“Fresh Off the Boat,” the first Asian American-centric network television show in 20 years, has yet to air, but is already stirring up discussions on race and identity.
Based off the memoir of celebrity chef and television personality Eddie Huang, the upcoming show centers around a Taiwanese family that moves from Washington, DC to the predominantly Caucasian suburb of Orlando.
At the Television Critics Association Winter Press Tour in Pasadena, Calif. on Wednesday, Jan. 14, the cast and producers of the show addressed questions from a room of over 200 reporters.
Starting off the panel, one reporter asked, “I wanted to ask the question: I love Asian culture. And I was just talking about chopsticks, and I just love all that. Will I get to see that, or will it be more Americanized?”
“Yeah, we got a lot of chopsticks,” Huang answered, while writer and executive producer Nahnatchka Khan added, “Wait till Episode 5. It’s all about chopsticks.”
The reporter asked a follow-up question: “Will there be more about the culture or is it more about the becoming more American?”
“The original title was ‘Chopsticks,’” Randall Park, who plays patriarch Louis Huang, joked, while Constance Wu, who plays Jessica Huang, chimed in, “But ‘Chopsticks’ was too controversial, so we changed it.”
The reporter’s questions, met with awkward cringes by the audience and well-played quips from the panel, pointed to the need for more Asians portrayed on screen, in a more authentic, non-stereotyped way.
“This show to me is historic,” Huang said. “I don’t think you’ve seen a TCA with this many Asian faces in a long time.”
Set in the mid-90s through the perspective of 11-year old Eddie (played by Hudson Yang), the half-hour sitcom shows the family trying to settle into their new home and achieve their own version of the American Dream, showing that the themes of immigrant and outsider experiences still continue to resonate with audiences.
“That the last period of time before the Internet exploded. You sort of had to be where you were, so you couldn’t go online and find likeminded kids like you if you felt sort of isolated as you can now,” Khan said about why the show is set in the 90s. “You had to make it work with kids around you, at school and in the neighborhood.”
Earlier in the panel, Huang noted, “It’s important to me to have a qualified support for the show— to make sure the show stays authentic, stays responsible to the book, to the Asian community, and to people of color in general. I believe the show is doing that and I believe the show is very strategic and smart how it’s opening things up.” Park and Wu mentioned that in preparation for their roles as the Huang parents, they flew to Orlando and spent time with the real Louis and Jessica to make sure they are portrayed authentically.
The day before the panel, Huang’s essay entitled “Bamboo Ceiling TV” was published in New York magazine, in which he wrote about the way his memoir was changed to fit network television.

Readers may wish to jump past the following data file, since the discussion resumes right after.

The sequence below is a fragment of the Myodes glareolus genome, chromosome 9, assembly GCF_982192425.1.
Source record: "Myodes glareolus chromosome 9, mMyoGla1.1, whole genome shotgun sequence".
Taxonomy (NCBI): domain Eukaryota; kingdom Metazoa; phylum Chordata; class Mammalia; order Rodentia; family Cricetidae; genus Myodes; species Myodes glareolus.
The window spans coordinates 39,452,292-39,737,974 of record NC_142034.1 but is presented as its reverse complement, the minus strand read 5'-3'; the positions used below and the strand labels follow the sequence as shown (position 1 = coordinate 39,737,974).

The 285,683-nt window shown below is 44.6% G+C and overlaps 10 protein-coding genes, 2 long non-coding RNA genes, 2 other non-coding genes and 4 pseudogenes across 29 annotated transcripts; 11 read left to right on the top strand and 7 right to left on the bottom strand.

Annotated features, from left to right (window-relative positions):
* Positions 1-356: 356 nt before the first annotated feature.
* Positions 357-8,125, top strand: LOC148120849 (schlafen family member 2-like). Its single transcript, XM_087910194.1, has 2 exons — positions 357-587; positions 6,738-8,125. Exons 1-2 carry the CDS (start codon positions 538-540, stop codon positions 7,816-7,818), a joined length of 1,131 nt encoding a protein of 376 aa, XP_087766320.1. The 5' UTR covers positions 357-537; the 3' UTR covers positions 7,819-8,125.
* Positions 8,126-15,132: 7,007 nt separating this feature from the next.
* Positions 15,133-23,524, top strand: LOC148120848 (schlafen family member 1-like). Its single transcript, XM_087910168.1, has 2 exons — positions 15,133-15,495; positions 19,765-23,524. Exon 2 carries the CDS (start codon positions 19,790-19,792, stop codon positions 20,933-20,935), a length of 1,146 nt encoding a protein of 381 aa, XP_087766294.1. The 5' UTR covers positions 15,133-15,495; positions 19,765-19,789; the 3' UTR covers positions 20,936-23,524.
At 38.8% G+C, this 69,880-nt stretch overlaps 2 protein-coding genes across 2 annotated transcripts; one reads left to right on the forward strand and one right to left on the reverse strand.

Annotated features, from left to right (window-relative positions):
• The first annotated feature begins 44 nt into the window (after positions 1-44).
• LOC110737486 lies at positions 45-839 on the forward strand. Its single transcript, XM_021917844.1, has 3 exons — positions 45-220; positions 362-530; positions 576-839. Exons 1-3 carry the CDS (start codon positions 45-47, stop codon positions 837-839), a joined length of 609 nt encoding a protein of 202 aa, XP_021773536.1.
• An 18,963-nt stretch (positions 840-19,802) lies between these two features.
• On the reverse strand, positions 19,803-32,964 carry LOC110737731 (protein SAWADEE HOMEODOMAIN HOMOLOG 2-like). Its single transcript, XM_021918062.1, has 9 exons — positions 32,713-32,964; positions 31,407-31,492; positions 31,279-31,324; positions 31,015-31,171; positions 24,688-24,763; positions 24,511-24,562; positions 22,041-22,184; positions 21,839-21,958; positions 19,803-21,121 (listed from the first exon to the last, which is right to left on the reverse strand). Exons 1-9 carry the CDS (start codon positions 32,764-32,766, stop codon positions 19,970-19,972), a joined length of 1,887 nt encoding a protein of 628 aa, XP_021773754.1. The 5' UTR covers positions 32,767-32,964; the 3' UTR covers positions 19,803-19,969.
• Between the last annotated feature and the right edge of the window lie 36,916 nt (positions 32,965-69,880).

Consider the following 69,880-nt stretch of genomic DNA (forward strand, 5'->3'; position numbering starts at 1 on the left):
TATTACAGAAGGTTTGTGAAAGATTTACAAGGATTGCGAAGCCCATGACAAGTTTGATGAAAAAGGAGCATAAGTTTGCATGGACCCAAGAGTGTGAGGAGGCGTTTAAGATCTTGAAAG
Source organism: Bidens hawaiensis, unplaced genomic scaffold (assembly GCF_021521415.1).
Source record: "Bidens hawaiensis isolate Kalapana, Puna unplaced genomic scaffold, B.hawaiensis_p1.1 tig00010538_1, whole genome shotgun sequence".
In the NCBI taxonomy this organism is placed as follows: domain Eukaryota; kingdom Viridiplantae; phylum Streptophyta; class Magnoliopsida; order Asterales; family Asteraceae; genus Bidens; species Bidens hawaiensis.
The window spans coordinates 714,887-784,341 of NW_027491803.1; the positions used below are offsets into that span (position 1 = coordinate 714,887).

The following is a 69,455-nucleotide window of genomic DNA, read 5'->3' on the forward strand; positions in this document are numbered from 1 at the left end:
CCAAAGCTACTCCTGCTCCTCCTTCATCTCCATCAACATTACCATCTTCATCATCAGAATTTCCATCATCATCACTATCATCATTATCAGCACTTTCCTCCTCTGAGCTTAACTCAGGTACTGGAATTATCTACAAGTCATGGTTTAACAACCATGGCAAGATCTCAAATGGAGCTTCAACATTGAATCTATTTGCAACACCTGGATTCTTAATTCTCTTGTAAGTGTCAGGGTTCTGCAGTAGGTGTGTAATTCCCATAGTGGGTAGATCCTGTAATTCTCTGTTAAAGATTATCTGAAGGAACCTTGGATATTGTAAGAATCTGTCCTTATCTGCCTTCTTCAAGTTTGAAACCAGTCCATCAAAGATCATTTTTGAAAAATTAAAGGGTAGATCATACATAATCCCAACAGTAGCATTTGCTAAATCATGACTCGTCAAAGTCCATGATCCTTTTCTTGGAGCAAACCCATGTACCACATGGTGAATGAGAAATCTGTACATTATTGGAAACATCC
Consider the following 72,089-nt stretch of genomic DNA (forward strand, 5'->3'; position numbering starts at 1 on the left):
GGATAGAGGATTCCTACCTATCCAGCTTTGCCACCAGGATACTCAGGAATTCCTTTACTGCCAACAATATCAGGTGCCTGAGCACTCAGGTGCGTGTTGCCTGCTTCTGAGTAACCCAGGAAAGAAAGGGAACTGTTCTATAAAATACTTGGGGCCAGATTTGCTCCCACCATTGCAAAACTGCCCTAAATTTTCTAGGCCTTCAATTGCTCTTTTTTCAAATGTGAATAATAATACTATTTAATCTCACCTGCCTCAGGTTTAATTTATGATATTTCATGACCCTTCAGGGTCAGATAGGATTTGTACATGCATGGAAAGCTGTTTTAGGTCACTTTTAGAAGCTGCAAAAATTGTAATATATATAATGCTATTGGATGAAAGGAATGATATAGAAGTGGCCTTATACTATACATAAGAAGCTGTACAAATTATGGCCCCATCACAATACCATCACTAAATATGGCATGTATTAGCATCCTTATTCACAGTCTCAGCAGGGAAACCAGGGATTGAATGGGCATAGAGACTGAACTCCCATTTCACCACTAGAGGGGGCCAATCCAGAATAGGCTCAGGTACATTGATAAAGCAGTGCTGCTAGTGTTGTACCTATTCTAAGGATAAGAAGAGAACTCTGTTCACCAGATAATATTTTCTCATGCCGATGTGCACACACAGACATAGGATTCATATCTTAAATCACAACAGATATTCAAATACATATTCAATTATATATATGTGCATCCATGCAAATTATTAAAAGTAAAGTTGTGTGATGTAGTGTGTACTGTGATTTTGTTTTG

In one part, Huang wrote: “The network’s approach was to tell a universal, ambiguous, cornstarch story about Asian-Americans resembling moo goo gai pan written by a Persian-American (Khan) who cut her teeth on race relations writing for Seth MacFarlane….And why isn’t there a Taiwanese or Chinese person who can write this? I’m sure there’s some angry Korean dude in Hollywood who grew up eating Spam, watching his dad punch his mom in the face, who knows how to use Final Draft!”
Another reporter quoted the article, asking for Khan’s reaction about whether she is qualified to write the show because she isn’t Asian, to which Huang interrupted “that’s actually not the point of the article.”
“[W]hat I related to was the immigrant experience of the show, being first generation and having parents who weren’t born here. And that, to me, was my access point. When you take something from the source material that’s such a strong voice and make it into an 8 p.m. family sitcom on broadcast TV, you need a lot of access points,” Khan said. “And feeling like you don’t belong, and trying to figure out the rules, and trying to help your parents figure out the rules… to me that’s what a lot of people will relate to. If you’ve ever felt like an outsider, this show is one you’ll be able to relate to.”
Towards the end of his essay, however, Huang remarked “It takes a lot of chutzpah to launch a network comedy with a pilot addressing the word chink, yet it works because it’s the safest bet the studio could have made.” In the series’ pilot, young Eddie is called a racial slur by a classmate at his new school, a daring move for network television, to which Huang said on Wednesday “is borderline genius — and insanity at the same time.”
When asked whether the essay has created any tension within the creative team, Huang said, “I don’t debate [Khan’s] ability at all to do the show, because if you watch the pilot episode, that’s one of the most proud things that we have in Asian culture today in America.” Huang’s main point, according to him, was that Asians and Asian Americans writers still need to be represented in Hollywood.
Khan also commented that the show is setting out to change the roles of Asian Americans on screen by being the stars of the show, not just secondary characters.
“That really speaks to what we’re doing. For so long, the Asian kid, the nerdy kid or crime lab technician sending out for results…,” she said, adding that the cast is “just playing flawed characters. That’s what we’re trying to do. We’re starting the conversation.”
Earlier in the day, ABC Entertainment president Paul Lee said that the network’s programming has changed to “reflect America,” given shows with more diverse characters, like in “How To Get Away With Murder,” “Black-ish,” and “Cristela.”
“Fresh Off the Boat” will be sampled on ABC on Feb. 4 at 8:30 and 9:30 pm, before moving to its regular night and time on Tuesday, Feb. 10 at 8 pm.
(LA Midweek January 21, 2015 MDWK pg. 2)